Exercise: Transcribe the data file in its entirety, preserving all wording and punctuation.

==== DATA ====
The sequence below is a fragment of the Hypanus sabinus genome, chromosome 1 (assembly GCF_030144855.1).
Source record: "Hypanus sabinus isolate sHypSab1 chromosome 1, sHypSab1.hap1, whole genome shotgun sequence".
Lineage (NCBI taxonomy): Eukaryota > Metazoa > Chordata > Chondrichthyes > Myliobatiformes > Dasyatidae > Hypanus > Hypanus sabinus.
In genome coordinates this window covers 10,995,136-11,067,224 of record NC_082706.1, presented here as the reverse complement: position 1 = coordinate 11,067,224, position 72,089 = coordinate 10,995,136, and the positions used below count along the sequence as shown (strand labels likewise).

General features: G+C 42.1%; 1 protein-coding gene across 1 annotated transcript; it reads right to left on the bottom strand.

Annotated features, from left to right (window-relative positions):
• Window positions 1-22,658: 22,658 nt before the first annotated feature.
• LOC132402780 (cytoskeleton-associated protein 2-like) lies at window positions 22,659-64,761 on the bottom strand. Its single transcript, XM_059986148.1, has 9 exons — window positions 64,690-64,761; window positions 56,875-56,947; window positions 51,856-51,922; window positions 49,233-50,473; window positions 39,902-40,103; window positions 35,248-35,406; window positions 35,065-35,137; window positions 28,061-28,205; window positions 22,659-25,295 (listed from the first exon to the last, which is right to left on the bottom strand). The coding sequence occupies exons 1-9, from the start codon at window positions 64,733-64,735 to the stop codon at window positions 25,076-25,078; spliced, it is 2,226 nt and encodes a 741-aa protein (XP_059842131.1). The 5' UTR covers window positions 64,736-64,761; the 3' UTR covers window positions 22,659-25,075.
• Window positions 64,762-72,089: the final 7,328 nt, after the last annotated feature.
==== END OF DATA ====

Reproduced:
The sequence below is a fragment of the Hypanus sabinus genome, chromosome 1 (assembly GCF_030144855.1).
Source record: "Hypanus sabinus isolate sHypSab1 chromosome 1, sHypSab1.hap1, whole genome shotgun sequence".
Lineage (NCBI taxonomy): Eukaryota > Metazoa > Chordata > Chondrichthyes > Myliobatiformes > Dasyatidae > Hypanus > Hypanus sabinus.
In genome coordinates this window covers 10,995,136-11,067,224 of record NC_082706.1, presented here as the reverse complement: position 1 = coordinate 11,067,224, position 72,089 = coordinate 10,995,136, and the positions used below count along the sequence as shown (strand labels likewise).

General features: G+C 42.1%; 1 protein-coding gene across 1 annotated transcript; it reads right to left on the bottom strand.

Annotated features, from left to right (window-relative positions):
• Window positions 1-22,658: 22,658 nt before the first annotated feature.
• LOC132402780 (cytoskeleton-associated protein 2-like) lies at window positions 22,659-64,761 on the bottom strand. Its single transcript, XM_059986148.1, has 9 exons — window positions 64,690-64,761; window positions 56,875-56,947; window positions 51,856-51,922; window positions 49,233-50,473; window positions 39,902-40,103; window positions 35,248-35,406; window positions 35,065-35,137; window positions 28,061-28,205; window positions 22,659-25,295 (listed from the first exon to the last, which is right to left on the bottom strand). The coding sequence occupies exons 1-9, from the start codon at window positions 64,733-64,735 to the stop codon at window positions 25,076-25,078; spliced, it is 2,226 nt and encodes a 741-aa protein (XP_059842131.1). The 5' UTR covers window positions 64,736-64,761; the 3' UTR covers window positions 22,659-25,075.
• Window positions 64,762-72,089: the final 7,328 nt, after the last annotated feature.